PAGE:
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America’s Founding Fathers and Religious Freedom
America’s Founding Fathers established a nation founded on the concept of religious freedom. More than 200 years later, their views on religious liberty remain nothing less than inspirational. Many of their writings and actions explicitly showed that, though most Americans were Christian, the nation should be open to people of all faiths—including Muslims.
In 1785, George Washington stated a willingness to hire “Mahometans,” and indeed people of any nation or religion, to work on his private estate at Mount Vernon. His criteria included neither religion nor ancestry, but work ethic and skills.
In 1776, John Adams published Thoughts on Government in which he praised Muhammad as a “sober inquirer after truth” alongside Confucius, Zoroaster, Socrates, and other thinkers. After he became president in 1797, he signed a treaty which stipulated that the United States had no “character of enmity against the laws, religion, or tranquility, of Mussulmen.”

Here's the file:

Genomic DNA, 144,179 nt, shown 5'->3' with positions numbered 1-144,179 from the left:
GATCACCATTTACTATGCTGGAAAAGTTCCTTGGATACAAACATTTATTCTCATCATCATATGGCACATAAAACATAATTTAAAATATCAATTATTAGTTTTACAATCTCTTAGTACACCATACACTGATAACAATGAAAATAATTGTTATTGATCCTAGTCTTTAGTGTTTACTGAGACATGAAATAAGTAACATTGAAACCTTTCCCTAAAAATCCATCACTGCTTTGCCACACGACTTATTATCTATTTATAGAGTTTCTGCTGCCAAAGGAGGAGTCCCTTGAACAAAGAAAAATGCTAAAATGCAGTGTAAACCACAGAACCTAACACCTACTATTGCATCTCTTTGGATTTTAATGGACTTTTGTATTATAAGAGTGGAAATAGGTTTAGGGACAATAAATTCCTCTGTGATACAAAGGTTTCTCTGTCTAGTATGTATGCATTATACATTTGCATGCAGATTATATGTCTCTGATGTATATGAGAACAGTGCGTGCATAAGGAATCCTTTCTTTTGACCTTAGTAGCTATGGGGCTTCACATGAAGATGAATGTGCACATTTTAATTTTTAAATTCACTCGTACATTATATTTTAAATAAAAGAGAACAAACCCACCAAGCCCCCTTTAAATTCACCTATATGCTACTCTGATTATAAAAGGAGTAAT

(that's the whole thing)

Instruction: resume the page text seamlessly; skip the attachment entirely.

In Benjamin Franklin’s autobiography which he published in 1791, he stated that he was part of a religious community in Pennsylvania that had built a meeting place designed to accommodate preachers of “all religious persuasions” and that “even if the Mufti of Constantinople were to send a missionary to preach Mohammedanism to us, he would find a pulpit at his service.“
The above was an excerpt from Lesson One of ING’s online curriculum A History of Muslims in America, which is available free of charge to educators here.